How To Transplant Hibiscus in 3 Easy Steps

Are you a gardening enthusiast who wants to know how to transplant hibiscus? Also known as rose mallow, hibiscus won’t fail to add color and life to your garden. This plant’s trumpet-shaped flowers come in a variety of colors including red, yellow, pink, orange, peach, coral, and white.

 

How To Transplant Hibiscus in 3 Easy Steps

Hibiscus Facts That May Surprise You

Did you know that hibiscus is used for polishing shoes in China? There are about 250 species of herbs, shrubs, and trees that belong to this genus of flowering plants, and they’re mostly grown in tropical areas across the globe.

 

Hibiscus represents different cultural meanings

This plant is also associated with various cultural symbols. Hibiscus blooms symbolize beauty, young women, riches, fame, and glory. During the Victorian era, women who were given hibiscus flowers were considered to be beautiful.

 

It makes good tea

If you’ve never tried hibiscus tea, you’re missing out. The most popular Hibiscus variety that’s used for making tea is called Hibiscus sabdariffa. Its red flowers are also known for their health benefits that’s why they’re commonly used as a dietary supplement.

 

It can be used to treat illnesses

Ancient Egyptians used to drink Hibiscus tea to help reduce their body temperature, promote diuresis, and to treat heart and nerve diseases. On the other hand, Africans used it as a remedy for constipation, cancer, liver disease, and colds. In Iran, hibiscus is used for reducing high blood pressure, as well as cholesterol levels.

The pulps from the plant’s leaves can be used to heal wounds in the skin. According to studies, hibiscus may also have the potential to treat cancer and promote weight loss.

 

You can make rope and paper out of it

Did you know that this plant can also be used to make paper? However, this is only made possible with Hibiscus cannabinus and not with other Hibiscus varieties. Aside from this, hibiscus is also used in different areas such as landscaping and rope, and construction.

 

How To Transplant Hibiscus

It is best to do the transplant when the flowers start to fade. Usually, hibiscus blooms until late August or September.

While you’re at it, do the transplant around late August to late October. High temperatures and excessive sun can cause stress to the plant.

 

Step #1: Choose the right location

Choose a location that suits the needs of your hibiscus plant. They do not thrive in areas with too much shade and standing water. In terms of sun exposure, they require at least 6 to 7 hours daily.

Furthermore, avoid transferring them to areas that are exposed to constant winds. Hibiscus loves sunlight and a warm environment. Moreover, they thrive in well-drained soils.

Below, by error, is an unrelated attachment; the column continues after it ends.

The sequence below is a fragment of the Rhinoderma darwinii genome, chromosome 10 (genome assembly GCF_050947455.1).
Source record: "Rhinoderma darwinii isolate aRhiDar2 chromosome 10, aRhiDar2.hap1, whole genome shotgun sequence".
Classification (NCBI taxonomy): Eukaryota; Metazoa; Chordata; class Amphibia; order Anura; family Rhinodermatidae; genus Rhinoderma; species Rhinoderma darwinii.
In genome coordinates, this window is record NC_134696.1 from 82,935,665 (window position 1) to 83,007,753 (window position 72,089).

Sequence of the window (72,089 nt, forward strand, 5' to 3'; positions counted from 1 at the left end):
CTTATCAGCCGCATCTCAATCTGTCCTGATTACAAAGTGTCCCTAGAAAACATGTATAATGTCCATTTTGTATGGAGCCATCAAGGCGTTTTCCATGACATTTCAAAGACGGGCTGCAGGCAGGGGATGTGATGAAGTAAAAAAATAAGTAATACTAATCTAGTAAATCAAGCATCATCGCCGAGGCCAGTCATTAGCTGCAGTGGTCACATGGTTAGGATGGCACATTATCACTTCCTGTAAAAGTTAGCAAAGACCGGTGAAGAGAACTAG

Step #2: Prepare the transfer

Cut 1/3 of the branches back to keep the nourishment near the strongest parts of the plant. Dig straight down around the plant in a circular manner – around 1 foot per inch of trunk diameter away.

Avoid digging in a slant manner to prevent harming the roots. Lift the plant slowly to prevent damage to the roots. Ensure to keep as much soil as you can around the roots. Furthermore, wrap the roots using a gardening burlap and twine and tie it.

 

Step #3: Move the hibiscus plant

Dig a hole with loose soil for drainage in the new location. Transfer the plant to the hole and fill it with ¾ dirt. Dampen the soil with water and tamp it to press out any air pockets.

For every 2 days in the first 6 weeks after transplanting, water the plant thoroughly. Remember to let it dry out in between those days.

 

Advantages Of Using a Hobby Greenhouse

A hobby greenhouse is a great choice for growing plants that are off-season. Not all plants grow throughout the year. Some plants only survive during spring, winter, summer, or fall.

However, hobby greenhouses make it is possible to grow plants at any time of the year. It allows you to grow plants that do not thrive in your climate. If you live in a country where the weather is always cold, you can still grow tropical plants and get better results.

Additionally, a hobby greenhouse protects your plants from nature, pests, and other things that hinder the growth of your plant. It is a covered building that prevents freezing weather, too much heat, excessive rain, strong winds, and other weather factors from destroying your plants.

Furthermore, it extends the growing season, thus, resulting in a higher number of production and better quality. With the constant technology innovation, the greenhouses are improving in providing the best shelter for your plants.

 

Conclusion: How To Plant Hibiscus

Hibiscus thrive in temperatures between 60-90 degrees Fahrenheit. They cannot survive in temperatures below 32 degrees Fahrenheit. If you live in an area where it is usually cold, a greenhouse is a great investment.

You can grow hibiscus at any time of the year – even in winter. Using a greenhouse, you get to control the temperature that your hibiscus plants need to survive and yield the best flowers.

Now that you have an idea on how to transplant hibiscus, you may want to move your hibiscus plants to a hobby greenhouse for better protection and improved growth.

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How To Prevent Root Rot In Hydroponics: 3 Useful Tips